Premier League clubs Tottenham Hotspur and Chelsea put their rivalry aside to lead the tributes to former player Jimmy Greaves, who died yesterday at the age of 81.
On a day to “remember footballing royalty”, it was an emotional occasion at the Tottenham Hotspur Stadium, said The Guardian’s Jacob Steinberg. Before kick-off a number of Spurs legends lined the pitch as a minute’s applause was held and fans also raised flags and banners to honour the legendary striker.
Born in 1940 in Manor Park, east London, Greaves started his illustrious career with the youth and senior teams at Chelsea before also playing for AC Milan, Tottenham and West Ham United.
He is the record scorer in the English top flight with 357 goals, the BBC reported. With 266 goals in 379 matches he is Tottenham’s all-time leading scorer and his 41 goals in 1960-61 remains a record in a season for Chelsea. At international level Greaves is England’s fourth-highest goalscorer with 44 goals in 57 matches.
Greaves was also part of England’s 1966 World Cup-winning squad. Injured in the group stage, he was left out of the starting XI for the final and was replaced by Geoff Hurst. The rest is history as Hurst went on to score a hat-trick against West Germany at Wembley.
Describing Greaves as the “finest marksman this country has ever seen”, Tottenham said in a statement: “Throughout his wonderful playing career, Jimmy’s strike rate was phenomenal. Football will not see his like again.”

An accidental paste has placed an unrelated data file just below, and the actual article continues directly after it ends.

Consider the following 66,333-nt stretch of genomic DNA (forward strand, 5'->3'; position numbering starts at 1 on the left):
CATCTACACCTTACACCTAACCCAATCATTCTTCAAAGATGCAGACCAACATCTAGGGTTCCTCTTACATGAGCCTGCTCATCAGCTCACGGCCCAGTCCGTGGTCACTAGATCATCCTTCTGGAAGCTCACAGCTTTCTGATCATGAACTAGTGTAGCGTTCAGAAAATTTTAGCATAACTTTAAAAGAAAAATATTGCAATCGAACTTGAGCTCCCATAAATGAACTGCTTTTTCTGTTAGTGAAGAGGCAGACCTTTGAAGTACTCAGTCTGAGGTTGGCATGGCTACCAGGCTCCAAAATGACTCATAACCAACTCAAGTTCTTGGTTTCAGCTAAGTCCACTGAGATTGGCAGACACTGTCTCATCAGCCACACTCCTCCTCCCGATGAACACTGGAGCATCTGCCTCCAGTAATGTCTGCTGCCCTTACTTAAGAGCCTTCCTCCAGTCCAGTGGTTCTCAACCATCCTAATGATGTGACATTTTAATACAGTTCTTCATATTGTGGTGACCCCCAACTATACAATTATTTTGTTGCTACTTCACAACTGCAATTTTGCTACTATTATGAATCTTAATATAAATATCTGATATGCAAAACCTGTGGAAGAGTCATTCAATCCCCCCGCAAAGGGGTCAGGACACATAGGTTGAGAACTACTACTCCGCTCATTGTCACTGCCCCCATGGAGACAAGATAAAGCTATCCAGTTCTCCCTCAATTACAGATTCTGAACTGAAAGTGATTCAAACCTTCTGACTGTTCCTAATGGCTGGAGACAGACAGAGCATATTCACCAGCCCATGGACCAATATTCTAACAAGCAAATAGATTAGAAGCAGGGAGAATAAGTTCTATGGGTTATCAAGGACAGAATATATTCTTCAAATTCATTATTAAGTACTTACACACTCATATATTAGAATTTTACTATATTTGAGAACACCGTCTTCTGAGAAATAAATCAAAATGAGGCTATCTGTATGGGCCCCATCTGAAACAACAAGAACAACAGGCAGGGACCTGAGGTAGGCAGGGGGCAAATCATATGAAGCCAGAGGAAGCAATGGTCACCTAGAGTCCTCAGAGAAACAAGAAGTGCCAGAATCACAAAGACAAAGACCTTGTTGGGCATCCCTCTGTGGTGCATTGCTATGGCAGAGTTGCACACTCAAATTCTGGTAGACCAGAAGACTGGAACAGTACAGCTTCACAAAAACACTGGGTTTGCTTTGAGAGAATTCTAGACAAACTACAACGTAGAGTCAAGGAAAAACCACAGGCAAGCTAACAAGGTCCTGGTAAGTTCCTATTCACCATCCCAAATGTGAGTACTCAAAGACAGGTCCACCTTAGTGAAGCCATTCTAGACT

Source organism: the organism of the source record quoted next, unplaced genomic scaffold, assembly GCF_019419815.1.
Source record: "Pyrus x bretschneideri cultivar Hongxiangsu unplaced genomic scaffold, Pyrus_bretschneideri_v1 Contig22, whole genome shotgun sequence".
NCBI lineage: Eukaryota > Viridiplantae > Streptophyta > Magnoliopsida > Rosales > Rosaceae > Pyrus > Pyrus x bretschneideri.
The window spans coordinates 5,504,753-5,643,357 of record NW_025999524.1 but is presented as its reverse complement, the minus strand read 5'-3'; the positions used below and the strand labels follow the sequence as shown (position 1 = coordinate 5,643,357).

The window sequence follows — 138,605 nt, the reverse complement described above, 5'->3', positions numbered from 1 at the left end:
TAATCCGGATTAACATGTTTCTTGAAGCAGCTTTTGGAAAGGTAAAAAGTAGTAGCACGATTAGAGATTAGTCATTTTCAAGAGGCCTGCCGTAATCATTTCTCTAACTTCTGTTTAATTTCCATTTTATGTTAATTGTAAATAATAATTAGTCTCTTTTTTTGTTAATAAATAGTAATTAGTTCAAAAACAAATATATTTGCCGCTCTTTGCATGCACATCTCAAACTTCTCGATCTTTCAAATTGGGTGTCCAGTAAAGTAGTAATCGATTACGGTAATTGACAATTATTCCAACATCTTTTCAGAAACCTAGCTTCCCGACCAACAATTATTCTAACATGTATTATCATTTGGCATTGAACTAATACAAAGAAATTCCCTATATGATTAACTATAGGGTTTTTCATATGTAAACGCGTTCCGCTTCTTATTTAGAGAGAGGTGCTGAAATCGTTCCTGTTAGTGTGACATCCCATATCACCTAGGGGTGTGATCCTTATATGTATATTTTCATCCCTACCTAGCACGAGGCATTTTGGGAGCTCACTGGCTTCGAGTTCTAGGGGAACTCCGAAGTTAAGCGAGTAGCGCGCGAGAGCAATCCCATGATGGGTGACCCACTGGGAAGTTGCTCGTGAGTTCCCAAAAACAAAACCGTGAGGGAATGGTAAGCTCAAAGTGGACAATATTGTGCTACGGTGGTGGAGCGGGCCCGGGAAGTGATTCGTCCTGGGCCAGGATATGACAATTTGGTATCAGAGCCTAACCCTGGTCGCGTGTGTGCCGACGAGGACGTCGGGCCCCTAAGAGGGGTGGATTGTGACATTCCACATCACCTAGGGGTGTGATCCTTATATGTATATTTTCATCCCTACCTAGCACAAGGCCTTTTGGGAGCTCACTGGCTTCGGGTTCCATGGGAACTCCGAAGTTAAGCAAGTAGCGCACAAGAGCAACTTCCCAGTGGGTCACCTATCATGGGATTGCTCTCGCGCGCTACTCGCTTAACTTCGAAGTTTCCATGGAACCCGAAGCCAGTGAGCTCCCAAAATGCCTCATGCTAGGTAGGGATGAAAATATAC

Former Spurs striker Gary Lineker said Greaves was “a giant of the sport”. He tweeted: “Quite possibly the greatest striker this country has ever produced. A truly magnificent footballer who was at home both in the box and on the box. A charismatic, knowledgeable, witty and warm man.”
“Sporting celebrities come and go,” said The Guardian’s Barney Ronay. “But Greaves was something different.”
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‘Loquacious and mischievous’
For a while his life was dominated by addiction to alcohol, said Ronay. “Greaves suffered, as did those around him.” But when Greaves retired from playing football in 1980 he then went on to forge a second career as a newspaper columnist and TV personality.
From 1985 to 1992 Greaves and fellow ex-pro Ian St John, who passed away in March this year, presented the Saint and Greavsie show on a Saturday lunchtime. At its peak the popular football programme attracted almost six million weekly viewers.
Saint and Greavsie “made football fun again”, said Rob Bagchi in The Telegraph. Both magnificent footballers, the duo were “loquacious and mischievous” and they “pioneered a format of ex-professionals talking candidly, engagingly and playfully about football – everything from Sky’s Soccer Saturday, shaped by Jeff Stelling, to the Gary Lineker incarnation of Match of the Day and its Sunday sibling owe St John and Greaves a debt”.
Greavsie was loved as a broadcaster, not just a footballer, said Sky Sports’s Adam Bate. “Upon his passing, the outpouring of emotion has been as remarkable as the statistics that will ensure his name is remembered long after we are all gone. That emotion is because of Jimmy Greaves, the broadcaster and the man, as well as Jimmy Greaves, the goalscorer”.Internet Explorer Channel Network